Letter: Another option for Lake Powell
The article by Michael Booth of The Colorado Sun on the plan to drain three reservoirs to “protect Lake Powell’s hydroelectric pool“ fails to point out the biggest flaws in that idea: leakage and evaporation.
Yes, extended drought and climate change are surely major factors in the steady lowering of Lake Powell‘s water level. Yes, Lake Powell is at the point where, without releasing water from further upstream, it is no longer viable for power generation. Yes, streamflows and citizens and businesses, and especially farmers, in the Upper Compact states will be severely affected by opening the sluices upstream and allowing water to drain into Lake Powell. That will not solve the problem and the reported statement by Christopher Cutler of the Bureau of Reclamation, when asked about what the plan is if there is no drought relief, that “we are preparing for that now, by modeling” is indicative that there is no Plan C.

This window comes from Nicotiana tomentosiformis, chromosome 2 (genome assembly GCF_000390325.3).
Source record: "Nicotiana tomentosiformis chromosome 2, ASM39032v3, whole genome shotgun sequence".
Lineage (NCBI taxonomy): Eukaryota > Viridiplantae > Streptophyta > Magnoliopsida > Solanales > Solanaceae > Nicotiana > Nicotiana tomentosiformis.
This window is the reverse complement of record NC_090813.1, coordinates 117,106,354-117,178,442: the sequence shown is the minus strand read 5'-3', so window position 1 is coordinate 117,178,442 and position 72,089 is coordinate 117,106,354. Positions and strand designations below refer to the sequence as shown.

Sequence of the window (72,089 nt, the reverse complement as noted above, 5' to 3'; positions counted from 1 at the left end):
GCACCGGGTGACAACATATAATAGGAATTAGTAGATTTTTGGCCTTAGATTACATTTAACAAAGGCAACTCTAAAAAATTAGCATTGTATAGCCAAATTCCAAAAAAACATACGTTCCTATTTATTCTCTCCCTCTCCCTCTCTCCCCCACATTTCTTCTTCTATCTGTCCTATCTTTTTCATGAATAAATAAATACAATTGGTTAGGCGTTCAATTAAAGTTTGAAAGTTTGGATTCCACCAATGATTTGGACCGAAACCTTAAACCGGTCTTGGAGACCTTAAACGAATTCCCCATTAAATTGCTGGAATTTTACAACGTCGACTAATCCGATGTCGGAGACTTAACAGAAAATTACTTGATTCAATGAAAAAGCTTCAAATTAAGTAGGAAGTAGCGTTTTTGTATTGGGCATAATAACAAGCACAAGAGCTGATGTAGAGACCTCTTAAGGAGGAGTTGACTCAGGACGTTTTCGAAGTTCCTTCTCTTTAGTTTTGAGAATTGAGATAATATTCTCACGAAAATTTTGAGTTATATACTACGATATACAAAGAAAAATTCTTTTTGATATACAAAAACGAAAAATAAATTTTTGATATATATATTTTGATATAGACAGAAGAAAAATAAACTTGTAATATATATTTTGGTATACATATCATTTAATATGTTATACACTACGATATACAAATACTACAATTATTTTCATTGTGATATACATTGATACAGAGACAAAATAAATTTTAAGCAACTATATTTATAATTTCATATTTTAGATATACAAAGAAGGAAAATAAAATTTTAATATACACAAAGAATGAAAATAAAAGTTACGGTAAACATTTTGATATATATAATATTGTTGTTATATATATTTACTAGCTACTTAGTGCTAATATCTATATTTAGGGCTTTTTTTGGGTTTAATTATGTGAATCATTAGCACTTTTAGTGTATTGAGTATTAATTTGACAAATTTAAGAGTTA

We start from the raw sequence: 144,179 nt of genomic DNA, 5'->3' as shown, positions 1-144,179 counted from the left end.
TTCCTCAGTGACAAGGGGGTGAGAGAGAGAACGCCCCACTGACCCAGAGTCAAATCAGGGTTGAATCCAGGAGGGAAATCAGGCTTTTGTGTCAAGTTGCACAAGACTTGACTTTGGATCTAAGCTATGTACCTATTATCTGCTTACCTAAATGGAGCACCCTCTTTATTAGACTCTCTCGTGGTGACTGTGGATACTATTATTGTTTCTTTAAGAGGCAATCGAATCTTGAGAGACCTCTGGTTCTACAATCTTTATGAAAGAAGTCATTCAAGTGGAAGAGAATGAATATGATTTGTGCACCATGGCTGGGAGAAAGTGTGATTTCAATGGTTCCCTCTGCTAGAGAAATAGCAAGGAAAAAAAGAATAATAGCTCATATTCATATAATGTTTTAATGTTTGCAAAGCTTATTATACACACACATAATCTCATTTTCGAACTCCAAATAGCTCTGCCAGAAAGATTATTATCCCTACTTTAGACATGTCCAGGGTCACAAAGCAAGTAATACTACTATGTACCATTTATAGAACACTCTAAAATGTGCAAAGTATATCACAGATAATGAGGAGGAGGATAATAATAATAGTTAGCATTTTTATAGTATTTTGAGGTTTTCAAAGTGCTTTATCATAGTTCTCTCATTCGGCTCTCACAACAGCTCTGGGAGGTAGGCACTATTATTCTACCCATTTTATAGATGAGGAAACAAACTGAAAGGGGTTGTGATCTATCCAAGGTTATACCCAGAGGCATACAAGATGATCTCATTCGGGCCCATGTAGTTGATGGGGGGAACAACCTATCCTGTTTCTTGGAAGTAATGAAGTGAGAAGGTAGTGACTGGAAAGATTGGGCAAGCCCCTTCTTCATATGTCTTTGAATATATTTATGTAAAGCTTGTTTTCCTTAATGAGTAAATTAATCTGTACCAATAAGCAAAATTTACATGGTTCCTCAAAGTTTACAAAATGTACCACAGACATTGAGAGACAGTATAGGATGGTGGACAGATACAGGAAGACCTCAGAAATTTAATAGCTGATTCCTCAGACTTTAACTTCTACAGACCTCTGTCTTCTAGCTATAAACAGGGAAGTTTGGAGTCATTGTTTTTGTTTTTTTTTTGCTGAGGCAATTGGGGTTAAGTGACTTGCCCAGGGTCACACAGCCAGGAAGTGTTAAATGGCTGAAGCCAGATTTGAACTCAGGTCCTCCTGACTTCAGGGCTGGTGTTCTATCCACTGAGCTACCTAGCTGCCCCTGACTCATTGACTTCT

So what is the flaw in all of these plans for filling Lake Powell that Michael Booth fails to mention? A 2015 ProPublica article on the viability of Lake Powell gives a good explanation. The following is an extract:
“Lake Powell leaks like a sieve. As much as 123 billion gallons of water — 2.6 percent of the entire flow of the Colorado River — seeps into fissures in the porous sandstone underlying the lake and disappears each year.
Another 168 billion gallons evaporates off the surface annually, as the sprawling lake bakes in the arid desert climate.
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A facility whose central purpose is to save water instead loses a mind-boggling amount of it. Were Lake Powell to go away, the American Southwest would have approximately 6 percent more water overnight.”
Lake Powell should surely be decommissioned and allowed to return to its original state. There is your Plan C. I wonder if the modeling by the Bureau will agree?
Nicholas T Fickling